Monday, February 11, 2013

"THE RED AND GOLD TEAM LED BY ROBERT GRIFFIN III": The WaPo's ombudsman has a few things to say:
“Every major national Native American organization has declared that the name of the pro football team in our nation’s capital is the most offensive thing native peoples can be called in the English language and has called for it to be changed,” [Suzan Shown Harjo, a Cheyenne and Hodulgee Muscogee activist] said.

“It’s okay if others aren’t offended by it,” she added. “They should respect that we are offended and that this is something they can do something about — in our world where we can do little about most things, this is something we can actually do something to fix. They should care about it even a tiny bit because we care about it so much.”

Native Americans are not mascots or historical bygones to be imitated; they’re flesh-and-blood Americans, as much a part of the warp and weft of the living fabric of this country as George Washington or Thomas Jefferson.
added: Dave Zirin, also on-topic today: "In a league that’s 70 percent African-American yet couldn’t seem to find any coaches or executives of color to hire this off-season, the Redskins are also a reminder, as William Faulkner wrote, that 'The past is never dead. It’s not even past.'"


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  2. If you want to get into the legal nitty-gritty of the dispute, the whole case file is online ( The PTO has been punting for years on making a substantive decision on whether the mark is "immortal or scandalous," and it's now reaching the point where they can't really duck the issue much longer.

  3. The Pathetic Earthlin12:43 PM

    I prefer the moral courage of the NCAA on this: you cannot have a Native American mascot unless your team is good and/or profitable.

  4. I think what they should do is stop using the name spelled out. Refer to them in copy only as R------s or as [Expletive Deleted]. That might drive the team's PR and marketing team up the wall enough to get something done, because it would kill their SEO.

  5. I've always favored Kornheiser's solution: put a potato on the helmet.

  6. Dave S1:42 PM

    Though George Washington and Thomas Jefferson are also mascots.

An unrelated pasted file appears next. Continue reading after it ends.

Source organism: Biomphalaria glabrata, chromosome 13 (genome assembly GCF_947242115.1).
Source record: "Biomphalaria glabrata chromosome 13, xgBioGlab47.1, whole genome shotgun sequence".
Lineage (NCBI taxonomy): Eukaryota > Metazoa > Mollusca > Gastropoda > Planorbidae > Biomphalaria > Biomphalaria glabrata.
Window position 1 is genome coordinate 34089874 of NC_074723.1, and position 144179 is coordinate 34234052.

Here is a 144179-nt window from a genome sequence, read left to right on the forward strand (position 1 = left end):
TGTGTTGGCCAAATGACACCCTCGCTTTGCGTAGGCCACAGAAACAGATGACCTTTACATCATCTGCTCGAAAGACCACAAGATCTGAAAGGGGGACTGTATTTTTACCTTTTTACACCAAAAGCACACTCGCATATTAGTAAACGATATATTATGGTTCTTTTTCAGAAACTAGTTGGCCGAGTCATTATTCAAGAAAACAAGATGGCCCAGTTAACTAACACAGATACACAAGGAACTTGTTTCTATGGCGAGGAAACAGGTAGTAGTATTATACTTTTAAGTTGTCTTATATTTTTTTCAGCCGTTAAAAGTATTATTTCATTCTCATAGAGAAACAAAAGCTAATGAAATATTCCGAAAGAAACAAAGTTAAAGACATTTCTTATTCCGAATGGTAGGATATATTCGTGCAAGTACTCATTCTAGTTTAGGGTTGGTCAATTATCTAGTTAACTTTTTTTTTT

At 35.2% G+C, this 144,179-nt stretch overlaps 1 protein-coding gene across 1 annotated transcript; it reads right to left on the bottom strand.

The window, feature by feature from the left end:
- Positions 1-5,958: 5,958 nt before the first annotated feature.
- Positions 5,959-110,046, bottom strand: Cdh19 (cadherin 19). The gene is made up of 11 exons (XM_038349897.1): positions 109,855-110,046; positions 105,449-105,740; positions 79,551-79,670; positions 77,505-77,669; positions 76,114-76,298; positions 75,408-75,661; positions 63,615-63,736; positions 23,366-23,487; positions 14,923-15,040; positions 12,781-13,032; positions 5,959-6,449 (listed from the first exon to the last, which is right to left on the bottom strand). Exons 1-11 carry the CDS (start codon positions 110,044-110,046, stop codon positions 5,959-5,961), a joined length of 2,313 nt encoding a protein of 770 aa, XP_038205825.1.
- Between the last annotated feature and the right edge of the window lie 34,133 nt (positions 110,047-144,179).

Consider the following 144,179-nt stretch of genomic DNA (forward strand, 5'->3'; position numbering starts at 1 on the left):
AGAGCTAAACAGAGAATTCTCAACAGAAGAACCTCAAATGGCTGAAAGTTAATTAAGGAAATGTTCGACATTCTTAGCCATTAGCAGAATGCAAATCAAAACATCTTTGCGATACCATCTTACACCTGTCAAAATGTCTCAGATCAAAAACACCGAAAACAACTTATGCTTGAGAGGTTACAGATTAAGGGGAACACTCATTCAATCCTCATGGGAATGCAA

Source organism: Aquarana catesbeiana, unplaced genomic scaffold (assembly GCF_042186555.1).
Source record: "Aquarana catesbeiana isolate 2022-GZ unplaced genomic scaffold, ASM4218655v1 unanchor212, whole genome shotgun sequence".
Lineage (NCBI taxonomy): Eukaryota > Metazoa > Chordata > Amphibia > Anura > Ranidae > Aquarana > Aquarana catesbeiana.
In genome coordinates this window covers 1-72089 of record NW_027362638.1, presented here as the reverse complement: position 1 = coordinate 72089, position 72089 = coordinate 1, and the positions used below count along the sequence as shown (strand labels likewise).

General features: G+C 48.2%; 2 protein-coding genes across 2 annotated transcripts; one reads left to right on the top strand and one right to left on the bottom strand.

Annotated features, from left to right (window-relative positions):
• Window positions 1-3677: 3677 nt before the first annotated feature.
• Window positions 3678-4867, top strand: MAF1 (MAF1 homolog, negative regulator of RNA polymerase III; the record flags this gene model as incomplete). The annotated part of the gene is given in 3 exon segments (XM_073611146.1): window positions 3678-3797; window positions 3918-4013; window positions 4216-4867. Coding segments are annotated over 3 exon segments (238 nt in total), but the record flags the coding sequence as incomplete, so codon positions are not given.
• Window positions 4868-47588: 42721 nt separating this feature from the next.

7. Kate F.1:50 PM

    I'm pretty familiar with this issue. I agree with Amy--the name of the Washington football team is such that I won't say it in conversation. It IS an expletive. Closer to home, our state Civil Rights Commission just filed a discrimination complaint with the Office of Civil Rights based on a slightly different take on the issue--that the use of American Indian Mascots impairs student learning, creating an unequal learning environment. As the complaint states:

    "Because there is now, for the first time, an objective showing that
    actual harm is resulting and that it disparately falls on American
    Indian students, there is no longer any need to question what the
    school, or what the "reasonable American Indian" thinks about the
    mascot," the filing argues.

  8. I may be imagining this, but evidently Dan Snyder registered a trademark for Washington Warriors, on the supposed basis that he might want to buy an Arena league team. It's not sufficient, but it would be an improvement.

  9. He can't get a registration until and unless he begins use. A quick search does suggest that Arena Football, Inc. applied to register WASHINGTON WARRIORS, as did what appears to be a Snyder entity, but all the applications are now dead. There's no question that the WARRIORS word mark would be fine--the question would be is the logo problematic apart from the word, which is a much tougher call.